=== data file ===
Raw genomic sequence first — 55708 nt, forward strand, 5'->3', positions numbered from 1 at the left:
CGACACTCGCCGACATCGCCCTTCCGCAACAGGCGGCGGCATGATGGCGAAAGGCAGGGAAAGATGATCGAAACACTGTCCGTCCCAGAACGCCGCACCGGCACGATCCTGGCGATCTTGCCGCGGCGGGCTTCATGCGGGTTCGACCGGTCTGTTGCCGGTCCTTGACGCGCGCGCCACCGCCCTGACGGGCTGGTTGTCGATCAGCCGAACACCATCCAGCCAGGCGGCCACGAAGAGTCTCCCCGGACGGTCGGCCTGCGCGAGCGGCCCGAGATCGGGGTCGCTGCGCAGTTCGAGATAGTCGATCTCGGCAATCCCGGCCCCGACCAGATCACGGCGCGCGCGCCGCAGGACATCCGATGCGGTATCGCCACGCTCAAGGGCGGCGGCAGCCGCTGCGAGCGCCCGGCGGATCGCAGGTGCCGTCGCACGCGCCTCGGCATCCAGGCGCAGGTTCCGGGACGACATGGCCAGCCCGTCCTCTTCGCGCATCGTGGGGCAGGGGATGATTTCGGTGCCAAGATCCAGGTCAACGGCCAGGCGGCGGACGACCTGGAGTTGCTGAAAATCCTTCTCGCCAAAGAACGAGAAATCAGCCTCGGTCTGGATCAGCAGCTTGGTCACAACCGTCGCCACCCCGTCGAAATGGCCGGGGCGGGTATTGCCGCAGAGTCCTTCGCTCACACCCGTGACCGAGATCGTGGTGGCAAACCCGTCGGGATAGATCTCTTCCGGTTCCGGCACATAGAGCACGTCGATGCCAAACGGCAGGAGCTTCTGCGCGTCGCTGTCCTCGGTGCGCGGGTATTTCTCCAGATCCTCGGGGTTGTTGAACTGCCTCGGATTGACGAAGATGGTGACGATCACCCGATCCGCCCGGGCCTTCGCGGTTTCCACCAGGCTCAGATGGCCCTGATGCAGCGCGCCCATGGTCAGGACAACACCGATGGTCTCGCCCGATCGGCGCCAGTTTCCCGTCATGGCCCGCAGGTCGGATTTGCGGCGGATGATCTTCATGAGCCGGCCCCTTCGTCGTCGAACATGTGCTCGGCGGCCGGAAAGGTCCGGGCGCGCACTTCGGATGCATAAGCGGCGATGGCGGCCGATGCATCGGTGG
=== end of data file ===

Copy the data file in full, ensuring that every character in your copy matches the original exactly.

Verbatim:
Raw genomic sequence first — 55708 nt, forward strand, 5'->3', positions numbered from 1 at the left:
CGACACTCGCCGACATCGCCCTTCCGCAACAGGCGGCGGCATGATGGCGAAAGGCAGGGAAAGATGATCGAAACACTGTCCGTCCCAGAACGCCGCACCGGCACGATCCTGGCGATCTTGCCGCGGCGGGCTTCATGCGGGTTCGACCGGTCTGTTGCCGGTCCTTGACGCGCGCGCCACCGCCCTGACGGGCTGGTTGTCGATCAGCCGAACACCATCCAGCCAGGCGGCCACGAAGAGTCTCCCCGGACGGTCGGCCTGCGCGAGCGGCCCGAGATCGGGGTCGCTGCGCAGTTCGAGATAGTCGATCTCGGCAATCCCGGCCCCGACCAGATCACGGCGCGCGCGCCGCAGGACATCCGATGCGGTATCGCCACGCTCAAGGGCGGCGGCAGCCGCTGCGAGCGCCCGGCGGATCGCAGGTGCCGTCGCACGCGCCTCGGCATCCAGGCGCAGGTTCCGGGACGACATGGCCAGCCCGTCCTCTTCGCGCATCGTGGGGCAGGGGATGATTTCGGTGCCAAGATCCAGGTCAACGGCCAGGCGGCGGACGACCTGGAGTTGCTGAAAATCCTTCTCGCCAAAGAACGAGAAATCAGCCTCGGTCTGGATCAGCAGCTTGGTCACAACCGTCGCCACCCCGTCGAAATGGCCGGGGCGGGTATTGCCGCAGAGTCCTTCGCTCACACCCGTGACCGAGATCGTGGTGGCAAACCCGTCGGGATAGATCTCTTCCGGTTCCGGCACATAGAGCACGTCGATGCCAAACGGCAGGAGCTTCTGCGCGTCGCTGTCCTCGGTGCGCGGGTATTTCTCCAGATCCTCGGGGTTGTTGAACTGCCTCGGATTGACGAAGATGGTGACGATCACCCGATCCGCCCGGGCCTTCGCGGTTTCCACCAGGCTCAGATGGCCCTGATGCAGCGCGCCCATGGTCAGGACAACACCGATGGTCTCGCCCGATCGGCGCCAGTTTCCCGTCATGGCCCGCAGGTCGGATTTGCGGCGGATGATCTTCATGAGCCGGCCCCTTCGTCGTCGAACATGTGCTCGGCGGCCGGAAAGGTCCGGGCGCGCACTTCGGATGCATAAGCGGCGATGGCGGCCGATGCATCGGTGG